Florida Alligator Stuck in Pond with Her Mouth Taped Shut Is Rescued and Freed After 2 Months

Alligator with snout taped shut trapped in Florida pond
Alligator with snout taped shut trapped in Florida pond

Fox 13 Tampa Bay

A rescue alligator is finally breathing easy, thanks to concerned Florida locals.

According to Fox 13, a worried resident of Hillsborough County, Florida, reached out to the station in February to raise awareness about an alligator caught in her community.

Amber Lock told Fox 13 on Feb. 12 that there was an alligator with its mouth taped shut living in her community's retention pond and that the animal had been there in that condition since December.

"Whoever attempted to trap him and put the tape around his mouth clearly lost him, and that's what started this," Lock said, adding that she had tried to find other solutions for rescuing the gator before contacting the news station.

"This animal has been suffering for two months, and that's just unacceptable," she added.

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After speaking with her homeowners' association, Florida Fish and Wildlife Conservation Commission (FWC), several alligator trappers, and Fox 13, Lock finally saw a happy ending to her alligator rescue campaign.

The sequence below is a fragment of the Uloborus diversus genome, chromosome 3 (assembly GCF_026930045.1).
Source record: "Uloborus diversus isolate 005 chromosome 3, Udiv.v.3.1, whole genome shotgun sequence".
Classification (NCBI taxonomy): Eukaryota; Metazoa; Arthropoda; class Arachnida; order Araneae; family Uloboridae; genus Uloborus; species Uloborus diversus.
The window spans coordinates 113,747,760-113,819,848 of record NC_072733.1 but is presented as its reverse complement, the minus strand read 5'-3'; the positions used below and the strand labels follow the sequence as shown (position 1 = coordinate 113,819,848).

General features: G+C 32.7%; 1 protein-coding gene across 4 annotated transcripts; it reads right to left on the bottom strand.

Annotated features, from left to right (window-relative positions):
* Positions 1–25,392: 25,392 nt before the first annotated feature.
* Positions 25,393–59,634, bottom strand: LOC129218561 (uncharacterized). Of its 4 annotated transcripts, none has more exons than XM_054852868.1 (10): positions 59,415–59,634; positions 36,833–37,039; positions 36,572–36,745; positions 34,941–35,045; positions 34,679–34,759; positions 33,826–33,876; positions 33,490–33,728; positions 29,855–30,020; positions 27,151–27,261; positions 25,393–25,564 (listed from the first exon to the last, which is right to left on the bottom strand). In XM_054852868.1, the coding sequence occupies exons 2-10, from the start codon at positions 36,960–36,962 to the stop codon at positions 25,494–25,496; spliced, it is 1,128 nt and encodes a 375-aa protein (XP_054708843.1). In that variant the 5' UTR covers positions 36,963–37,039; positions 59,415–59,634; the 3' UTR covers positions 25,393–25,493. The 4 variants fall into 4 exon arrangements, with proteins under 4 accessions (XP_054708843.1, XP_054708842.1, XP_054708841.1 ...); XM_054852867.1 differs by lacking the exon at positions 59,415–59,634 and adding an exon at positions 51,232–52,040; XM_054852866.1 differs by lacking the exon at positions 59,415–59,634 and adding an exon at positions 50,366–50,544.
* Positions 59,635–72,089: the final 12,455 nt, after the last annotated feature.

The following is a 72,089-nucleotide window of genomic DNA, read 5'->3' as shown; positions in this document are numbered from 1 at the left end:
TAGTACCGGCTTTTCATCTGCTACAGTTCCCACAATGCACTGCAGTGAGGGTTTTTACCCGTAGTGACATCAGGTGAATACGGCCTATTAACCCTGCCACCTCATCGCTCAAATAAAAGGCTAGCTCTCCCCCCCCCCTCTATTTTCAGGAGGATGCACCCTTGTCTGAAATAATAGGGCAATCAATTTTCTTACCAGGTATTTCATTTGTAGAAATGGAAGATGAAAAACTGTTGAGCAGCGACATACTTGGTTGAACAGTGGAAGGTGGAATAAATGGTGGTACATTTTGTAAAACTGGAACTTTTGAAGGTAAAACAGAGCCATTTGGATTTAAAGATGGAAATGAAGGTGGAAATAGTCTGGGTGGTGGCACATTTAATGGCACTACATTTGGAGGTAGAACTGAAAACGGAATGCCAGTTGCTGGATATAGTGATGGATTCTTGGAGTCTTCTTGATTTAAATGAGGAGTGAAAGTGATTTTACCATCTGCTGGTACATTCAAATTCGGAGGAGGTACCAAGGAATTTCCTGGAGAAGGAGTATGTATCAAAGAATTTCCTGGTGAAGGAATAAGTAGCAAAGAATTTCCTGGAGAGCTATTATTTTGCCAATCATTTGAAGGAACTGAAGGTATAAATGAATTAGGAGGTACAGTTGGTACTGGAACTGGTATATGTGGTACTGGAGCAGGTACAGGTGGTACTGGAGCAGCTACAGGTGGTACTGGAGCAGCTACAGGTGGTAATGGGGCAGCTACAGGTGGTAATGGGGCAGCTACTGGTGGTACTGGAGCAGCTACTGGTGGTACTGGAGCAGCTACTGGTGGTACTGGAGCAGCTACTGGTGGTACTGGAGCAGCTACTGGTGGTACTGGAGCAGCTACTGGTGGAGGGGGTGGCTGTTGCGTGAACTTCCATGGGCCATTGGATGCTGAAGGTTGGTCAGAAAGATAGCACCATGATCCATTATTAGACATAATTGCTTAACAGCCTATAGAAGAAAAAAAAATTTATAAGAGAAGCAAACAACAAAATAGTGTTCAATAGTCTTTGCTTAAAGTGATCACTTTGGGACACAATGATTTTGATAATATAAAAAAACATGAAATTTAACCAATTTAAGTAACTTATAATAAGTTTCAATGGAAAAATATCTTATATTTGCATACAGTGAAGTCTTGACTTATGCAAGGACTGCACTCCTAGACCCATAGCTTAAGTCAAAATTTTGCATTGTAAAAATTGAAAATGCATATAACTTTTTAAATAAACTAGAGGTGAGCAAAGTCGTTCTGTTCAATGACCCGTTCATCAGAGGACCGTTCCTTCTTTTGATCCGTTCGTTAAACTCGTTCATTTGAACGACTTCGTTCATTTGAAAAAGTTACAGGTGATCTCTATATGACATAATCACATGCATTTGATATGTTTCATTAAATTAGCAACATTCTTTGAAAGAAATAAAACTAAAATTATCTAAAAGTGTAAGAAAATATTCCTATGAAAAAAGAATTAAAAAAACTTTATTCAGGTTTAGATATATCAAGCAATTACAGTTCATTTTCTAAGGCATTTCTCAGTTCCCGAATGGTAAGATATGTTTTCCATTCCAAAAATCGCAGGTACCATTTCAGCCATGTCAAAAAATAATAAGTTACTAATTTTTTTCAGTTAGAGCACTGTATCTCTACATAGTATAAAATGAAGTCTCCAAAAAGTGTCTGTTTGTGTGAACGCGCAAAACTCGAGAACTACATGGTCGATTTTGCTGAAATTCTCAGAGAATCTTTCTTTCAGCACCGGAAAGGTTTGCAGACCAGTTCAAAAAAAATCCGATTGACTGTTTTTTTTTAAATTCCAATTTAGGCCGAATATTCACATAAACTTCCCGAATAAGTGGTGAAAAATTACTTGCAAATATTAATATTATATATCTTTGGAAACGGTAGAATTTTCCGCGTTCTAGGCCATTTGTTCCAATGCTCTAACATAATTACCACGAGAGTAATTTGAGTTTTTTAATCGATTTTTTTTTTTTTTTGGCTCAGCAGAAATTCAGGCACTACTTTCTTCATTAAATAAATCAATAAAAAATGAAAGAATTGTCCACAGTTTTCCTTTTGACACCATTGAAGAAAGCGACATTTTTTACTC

FWC officials from the agency's State Nuisance Alligator Program (SNAP) recently removed the alligator from the retention pond, untaped its mouth, and relocated the animal to Gatorama, a family-run alligator park and farm in Palmdale, Fox 13 reported on Feb. 17.

At Gatorama, the female alligator received the name Georgie. The reptile and her new caretakers are focused on a smooth recovery.

"She is doing well so far and will be offered a feeding as soon as the day warms up," Ben Register, general manager at Gatorama, said about Georgie in a statement. "Even though she probably won't eat for a few days due to the stress of being moved and the ordeal she has been through."

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Georgie is currently "in her own exclusive pond while she becomes acclimated to her surroundings and resumes a regular feeding schedule," according to the alligator park. Once Georgie regains her strength and can compete for food, Gatorama hopes to move the animal into their main gator habitat so she can spend time with other alligators.

"Gatorama is home to many nuisance alligators. We work cooperatively with the trapper so they don't have to kill the alligators. In fact, the trapper that brought Georgie has even made a special trailer for the gators he brings to us so that he doesn't have to tape their mouths closed while he brings them to us," Gatorama shared in a release about Georgie's arrival.

Florida residents who spot an alligator they feel could be in danger or could be a danger to humans should call FWC's toll-free Nuisance Alligator Hotline at 866-FWC-GATOR (866-392-4286).